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THE MEAN LITTLE KID

Story ID:10269
Written by:Frederick William Wickert (bio, link, contact, other stories)
Story type:Musings, Essays and Such
Location:Syracuse New York USA
Year:1944
Person:Myself
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THE MEAN LITTLE KID
By Fred Wickert


When I was a kid, to say that I was full of myself was putting it mildly. I’m sure you have seen kids, and many grownups for that matter, that will do almost anything on a dare. Say, “Fred, why don’t you go over there and do that.”
Fred, “Oh no. I might get in trouble if I did that, “ or perhaps, “Oh no. That wouldn’t be nice. That’s wrong to do something like that.”
Instigator, “Oh your just chicken. You don’t dare!” or maybe, “I dare ya. I double dare ya. You don’t have nerve enough!”

Those DARE words were the magic ingredient. Put the word DARE in there somewhere and it practically guaranteed it was going to happen. You could almost take it to the bank.

As a kid, I was one of those fools who had to do whatever somebody dared me to. For that reason, I was always finding myself in trouble. Stupid me, I never figured out that the person or persons daring me, were either setting me up because they wanted to see me get in trouble, or they expected to get their dirty work done for them because they didn’t have the stomach for doing it themselves. Just because I did not want it said that I didn’t DARE do something, I did for them what they could not do for themselves, and I was too stupid to realize it.

In my old age, I guess subconsciously I must be getting ready to meet my maker because some of these things from my child hood long forgotten, are suddenly popping back in to my memory so I can make it right with my God. This is about one of those things.

I was a kid on a farm a half mile outside the city of Syracuse, New York. I’m guessing I was 10 or 11 years old. I worked at the farm work during the summer months. When things slowed down my parents arranged for me to spend a week or even two at what was called a Day Camp. It was a program for kids at the YMCA. It was supposed to be like going to camp except that every night you went home at the end of the day and came back in the morning after breakfast for the next day’s activities.

One day one of the boys brought some cigarette loads with him. These were small things about the size, shape, and looks of a large grain of long rice. You could buy them by the package in a five and dime store. They were also available in joke catalogs. I have not seen or heard of them in many years, so I don’t know if they are still available.

The purpose of them was to use as a joke. They were supposed to be inserted inside of a cigarette without the person who smoked knowing it. Then you watched while the unsuspecting person lit up. When the fire reached the load as they were called, it exploded, destroying the cigarette. No one ever seemed to be hurt by it.

We were all standing around outside the door of the YMCA, waiting for the swimming pool to open. When the pool opened we all went inside for a swim in the pool. There was a man sitting in a chair tilted back against the wall. He was an older man. My guess was that he was around 60 to 65 years of age. He was always there every day. He smoked a corn cob pipe. On this particular day, the boys with the cigarette loads gave me three of them and told me to put them in that man’s pipe.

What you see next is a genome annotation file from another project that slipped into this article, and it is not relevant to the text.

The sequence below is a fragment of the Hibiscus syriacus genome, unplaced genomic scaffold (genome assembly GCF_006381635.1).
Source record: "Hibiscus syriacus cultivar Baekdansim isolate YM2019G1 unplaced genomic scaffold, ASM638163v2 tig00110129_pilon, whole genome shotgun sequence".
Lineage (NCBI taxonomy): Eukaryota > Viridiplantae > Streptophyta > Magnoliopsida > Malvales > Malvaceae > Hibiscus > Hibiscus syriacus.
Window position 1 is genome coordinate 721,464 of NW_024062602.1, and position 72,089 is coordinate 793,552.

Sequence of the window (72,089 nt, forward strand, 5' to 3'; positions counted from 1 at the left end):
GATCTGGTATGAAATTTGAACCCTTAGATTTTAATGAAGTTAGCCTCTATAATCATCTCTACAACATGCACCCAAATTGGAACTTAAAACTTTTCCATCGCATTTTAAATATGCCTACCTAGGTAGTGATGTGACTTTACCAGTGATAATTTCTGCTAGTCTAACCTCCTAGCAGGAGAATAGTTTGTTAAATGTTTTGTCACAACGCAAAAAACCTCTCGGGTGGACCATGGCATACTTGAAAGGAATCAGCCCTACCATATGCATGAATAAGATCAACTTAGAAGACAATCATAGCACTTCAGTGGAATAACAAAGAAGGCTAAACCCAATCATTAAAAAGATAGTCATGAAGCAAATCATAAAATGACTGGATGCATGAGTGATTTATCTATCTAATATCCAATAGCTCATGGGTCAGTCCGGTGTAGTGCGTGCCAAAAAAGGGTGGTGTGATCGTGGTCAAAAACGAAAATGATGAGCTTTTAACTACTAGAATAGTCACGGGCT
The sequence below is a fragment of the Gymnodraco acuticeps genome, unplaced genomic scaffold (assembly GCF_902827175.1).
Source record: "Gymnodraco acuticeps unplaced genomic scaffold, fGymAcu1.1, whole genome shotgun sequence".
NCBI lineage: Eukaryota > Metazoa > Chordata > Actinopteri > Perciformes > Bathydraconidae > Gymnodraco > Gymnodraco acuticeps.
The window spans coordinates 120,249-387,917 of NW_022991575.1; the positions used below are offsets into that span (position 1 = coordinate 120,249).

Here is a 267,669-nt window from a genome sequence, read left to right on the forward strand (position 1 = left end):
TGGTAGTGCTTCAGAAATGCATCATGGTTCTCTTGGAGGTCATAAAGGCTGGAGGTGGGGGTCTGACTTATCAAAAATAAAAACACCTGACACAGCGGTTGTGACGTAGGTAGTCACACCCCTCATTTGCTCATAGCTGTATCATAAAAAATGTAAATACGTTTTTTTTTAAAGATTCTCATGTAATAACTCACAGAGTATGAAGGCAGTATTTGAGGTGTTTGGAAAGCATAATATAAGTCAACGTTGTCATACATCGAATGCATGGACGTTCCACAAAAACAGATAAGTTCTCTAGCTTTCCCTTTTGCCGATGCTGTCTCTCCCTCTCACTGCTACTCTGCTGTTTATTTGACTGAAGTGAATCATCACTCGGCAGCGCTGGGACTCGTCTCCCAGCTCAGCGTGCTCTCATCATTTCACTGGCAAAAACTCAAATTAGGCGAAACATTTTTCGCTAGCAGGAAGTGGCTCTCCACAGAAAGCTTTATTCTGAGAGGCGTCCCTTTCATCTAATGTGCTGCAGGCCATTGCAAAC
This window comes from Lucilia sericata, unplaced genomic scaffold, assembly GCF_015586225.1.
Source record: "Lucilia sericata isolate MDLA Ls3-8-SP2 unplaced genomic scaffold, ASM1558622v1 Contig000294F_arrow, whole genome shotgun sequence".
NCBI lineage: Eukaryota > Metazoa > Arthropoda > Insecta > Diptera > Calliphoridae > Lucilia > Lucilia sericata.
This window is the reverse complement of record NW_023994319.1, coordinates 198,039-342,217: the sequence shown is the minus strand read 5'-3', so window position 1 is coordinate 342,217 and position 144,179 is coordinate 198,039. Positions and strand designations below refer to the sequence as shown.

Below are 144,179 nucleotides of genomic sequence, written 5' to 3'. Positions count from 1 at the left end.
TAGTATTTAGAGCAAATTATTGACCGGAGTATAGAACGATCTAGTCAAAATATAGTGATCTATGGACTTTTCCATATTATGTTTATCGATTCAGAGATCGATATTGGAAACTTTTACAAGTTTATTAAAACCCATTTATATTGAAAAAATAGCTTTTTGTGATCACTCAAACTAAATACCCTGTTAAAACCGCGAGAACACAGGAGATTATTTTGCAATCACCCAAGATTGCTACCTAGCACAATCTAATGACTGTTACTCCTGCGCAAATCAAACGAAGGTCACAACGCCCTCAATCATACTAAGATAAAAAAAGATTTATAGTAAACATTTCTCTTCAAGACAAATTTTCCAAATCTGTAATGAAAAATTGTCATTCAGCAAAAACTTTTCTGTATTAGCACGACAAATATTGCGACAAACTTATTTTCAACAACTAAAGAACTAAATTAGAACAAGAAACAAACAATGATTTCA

I had them in my hand, but realizing the man was blind, I didn’t want to do it. They assured me they will do no harm. That it will be funny. We never saw them go off in a pipe before. It will be fun. I was still reluctant. “Oh come on.” They said. “You’re just scared. You don’t dare do ya?” There it was again. That magic word DARE that overcame all common sense.

“Okay, okay,” I said. “I’ll do it.” I walked over and sat down on a chair next to the blind man. Every now and then he laid his pipe down for a few minutes. Then he picked it up, tamped it down with his finger, lit another match to it and took a few more puffs on it. I watched until he laid it down. Then I picked it up, quickly inserted the three loads in the bowl, laid it back down and got ready to get up and go back to the other boys. The man picked up his pipe and stopped me in my tracks.

“Boy,” he said, “do you think that was a very nice thing to do?” I felt the blood rush to my face. I knew it had to be as red as a beet. I felt about two inches high. I was embarrassed beyond belief. I had been caught red handed, doing this thing to a blind man. A blind man of all people! How low could I get?

I answered the man, “No sir. I guess it wasn’t.”

“No, it really wasn’t. Not nice at all. You won’t ever do it again will ya?”

“No sir, I won’t. I know now it was a rotten thing to do.”

“All right Son, as long as you know, I’ll forgive ya this time. Now go on with the other boys.”

We watched as the old man made no effort to knock out the pipe and reload it. He wrapped his hand around the bowl, relit his pipe with a burning match and took several drags on the pipe before he laid it back down. The three plugs never went off.

We never understood first, how that blind man knew what I had done. Secondly, how he managed to keep those loads from going off. I had put them in the bowl of his pipe. They were going to certainly explode, but they never did. How did he do that?

For a while that mystery bugged all of us. Then we gradually forgot it as other things occupied our minds more strongly.

As for me, I never got over that feeling of guilt that hit me like a hammer, when that blind man asked me if I thought what I had done was a very nice thing to do.

Did that experience help to shape the man I was to become when I became an adult? I believe it did play a major role. The impact at the time was enormous.

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